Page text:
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In an effort to stop violence against women, celebrate women and raise awareness, one student, with the help of her committee, organized V-Day at Weber State University.
Avery Pince, a senior majoring in women’s studies, organized a production of “The Vagina Monologues” and a resource fair as part of V-Day, an international activist movement working to end the violence against women and girls. Pince said the planning process began more than a year ago, in February of 2012.
“This year’s theme is ‘One Billion Rising’,” Pince said. “They say that 1 of 3 women will be raped or sexually abused in her lifetime, and that’s equivalent to 1 billion women living on the earth at the moment.”
Pince said that, although V-Day itself is global, students can help their communities through grassroots movements, as opposed to sending off money to distant places and never seeing the result.
“We’re not going to stop until the violence stops,” said Pince, speaking about V-Day’s mission. “This has to stop, and the way I’m going to make it stop is by saying I’m not going anywhere.”
The Safe Harbor Domestic Violence Shelter receives 90 percent of the proceeds generated from ticket sales from “The Vagina Monologues.” Pince said she chose that organization because the donation will actually make a difference.
The resource fair set up in the Shepherd Union Atrium provided information about organizations that can help women, children and students.
“They feel like they are in these situations and that they can’t escape,” Pince said. “Our goal was to highlight resources in our community that they could take advantage of and they don’t have to pay a million dollars for.”
Pince directed “The Vagina Monologues,” which included a rotating cast of 36 women, most of whom are current students and staff at WSU. The play ran on Monday night and today, and will run again on Wednesday night at 7 p.m.
The play contains mature language and content that isn’t meant to be offensive, but to start conversations about womanhood and bring awareness to the violence against women and girls that occurs around the world.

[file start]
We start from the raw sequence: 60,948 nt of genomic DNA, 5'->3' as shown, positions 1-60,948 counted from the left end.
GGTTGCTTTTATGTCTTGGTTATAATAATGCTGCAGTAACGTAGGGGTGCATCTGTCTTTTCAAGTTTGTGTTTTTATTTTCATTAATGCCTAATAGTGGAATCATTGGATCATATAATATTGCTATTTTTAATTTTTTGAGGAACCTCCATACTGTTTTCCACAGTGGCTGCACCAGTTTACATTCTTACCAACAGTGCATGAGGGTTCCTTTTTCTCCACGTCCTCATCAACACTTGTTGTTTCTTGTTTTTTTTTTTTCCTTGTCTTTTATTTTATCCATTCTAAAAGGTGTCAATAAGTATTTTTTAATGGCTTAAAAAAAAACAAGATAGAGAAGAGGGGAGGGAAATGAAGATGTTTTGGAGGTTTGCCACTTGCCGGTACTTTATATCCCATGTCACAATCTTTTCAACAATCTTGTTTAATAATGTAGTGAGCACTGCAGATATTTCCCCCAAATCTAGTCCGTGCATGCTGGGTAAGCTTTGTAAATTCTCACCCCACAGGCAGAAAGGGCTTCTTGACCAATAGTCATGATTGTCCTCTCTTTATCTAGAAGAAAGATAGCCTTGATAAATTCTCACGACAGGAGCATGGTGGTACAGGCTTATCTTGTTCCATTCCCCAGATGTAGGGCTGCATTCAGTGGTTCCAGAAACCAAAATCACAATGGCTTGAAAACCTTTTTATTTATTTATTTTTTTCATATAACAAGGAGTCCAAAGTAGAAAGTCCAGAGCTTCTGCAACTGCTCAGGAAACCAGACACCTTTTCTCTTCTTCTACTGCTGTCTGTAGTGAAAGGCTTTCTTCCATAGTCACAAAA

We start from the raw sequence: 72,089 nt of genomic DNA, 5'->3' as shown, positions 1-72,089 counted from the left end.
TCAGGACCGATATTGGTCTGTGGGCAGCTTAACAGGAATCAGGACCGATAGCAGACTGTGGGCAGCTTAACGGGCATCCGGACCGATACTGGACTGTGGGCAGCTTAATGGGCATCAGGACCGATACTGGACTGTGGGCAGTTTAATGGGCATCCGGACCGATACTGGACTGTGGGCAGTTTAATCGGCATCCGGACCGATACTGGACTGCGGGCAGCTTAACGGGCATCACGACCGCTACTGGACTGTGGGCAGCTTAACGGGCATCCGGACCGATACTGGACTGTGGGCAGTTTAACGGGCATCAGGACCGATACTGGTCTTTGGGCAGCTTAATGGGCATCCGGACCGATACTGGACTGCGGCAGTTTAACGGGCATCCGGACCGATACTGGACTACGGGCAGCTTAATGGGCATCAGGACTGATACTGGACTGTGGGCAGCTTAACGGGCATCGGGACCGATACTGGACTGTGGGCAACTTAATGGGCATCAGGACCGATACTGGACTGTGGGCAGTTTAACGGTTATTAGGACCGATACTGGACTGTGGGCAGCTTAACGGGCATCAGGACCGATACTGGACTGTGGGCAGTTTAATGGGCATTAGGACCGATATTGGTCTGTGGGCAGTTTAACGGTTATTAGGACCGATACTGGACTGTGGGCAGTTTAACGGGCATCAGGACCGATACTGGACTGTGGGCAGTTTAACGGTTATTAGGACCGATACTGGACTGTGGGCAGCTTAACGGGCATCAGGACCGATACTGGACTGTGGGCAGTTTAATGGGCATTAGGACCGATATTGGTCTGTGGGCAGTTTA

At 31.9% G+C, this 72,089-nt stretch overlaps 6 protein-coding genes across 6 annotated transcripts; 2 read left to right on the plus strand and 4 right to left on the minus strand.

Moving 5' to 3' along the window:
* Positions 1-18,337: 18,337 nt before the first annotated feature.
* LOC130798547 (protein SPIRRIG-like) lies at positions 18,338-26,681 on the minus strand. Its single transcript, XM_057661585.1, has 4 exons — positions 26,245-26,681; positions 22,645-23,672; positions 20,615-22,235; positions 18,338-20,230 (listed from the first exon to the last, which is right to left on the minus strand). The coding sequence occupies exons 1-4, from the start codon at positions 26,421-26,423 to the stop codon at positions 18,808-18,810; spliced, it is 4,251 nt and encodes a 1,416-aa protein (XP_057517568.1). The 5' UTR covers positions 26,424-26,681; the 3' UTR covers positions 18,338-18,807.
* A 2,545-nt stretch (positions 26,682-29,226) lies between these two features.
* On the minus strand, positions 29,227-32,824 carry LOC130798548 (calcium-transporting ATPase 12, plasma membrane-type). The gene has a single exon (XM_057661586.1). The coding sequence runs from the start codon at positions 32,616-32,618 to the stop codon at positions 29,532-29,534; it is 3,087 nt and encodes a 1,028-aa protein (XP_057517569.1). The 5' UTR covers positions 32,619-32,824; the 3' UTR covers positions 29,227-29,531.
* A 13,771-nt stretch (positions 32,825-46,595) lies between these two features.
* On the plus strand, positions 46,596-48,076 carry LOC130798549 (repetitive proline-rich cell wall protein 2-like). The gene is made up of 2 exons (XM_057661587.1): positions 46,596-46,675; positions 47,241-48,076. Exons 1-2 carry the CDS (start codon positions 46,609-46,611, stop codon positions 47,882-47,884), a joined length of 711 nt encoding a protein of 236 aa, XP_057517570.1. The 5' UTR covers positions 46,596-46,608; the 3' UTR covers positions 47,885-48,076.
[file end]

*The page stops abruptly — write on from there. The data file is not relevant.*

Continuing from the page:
“It’s because we don’t say these words that we allow people to abuse them,” Pince said. “If my vagina is somewhere that I’m embarrassed about, I’m going to let somebody rape it and then not say anything about it.”
Each performance is unique, because the cast is assigned different monologues to read each time. Eve Ensler is the writer of “The Vagina Monologues,” which has been translated into more than 48 languages and performed in more than 140 countries.
“How many women have grown up thinking they are disgusting?” said Michelle Paustenbaugh, a chemistry professor who will play the part of the narrator in Wednesday’s performance. “And especially too because we live in this society where a lot of young men, maybe old men too, who have no experience with women besides pornography, and so pornographic images really narrow what women can be. And there is much more to what is beautiful than what is shown in pornography.”
Paustenbaugh also advised Pince as was needed. Paustenbaugh said “The Vagina Monologues” is probably not what people would expect it to be, and it highlights humanity and women, but is not anti-men.
Lara Vo, a musical theater application freshman, performed on Tuesday afternoon. She said the monologues were a lighthearted and funny way to portray serious subject manner.
“These are personal stories of women from all around the world, just put into play format,” Vo said. “It’s just amazing to be able to be a part of that and help others see what is actually out there in the world.”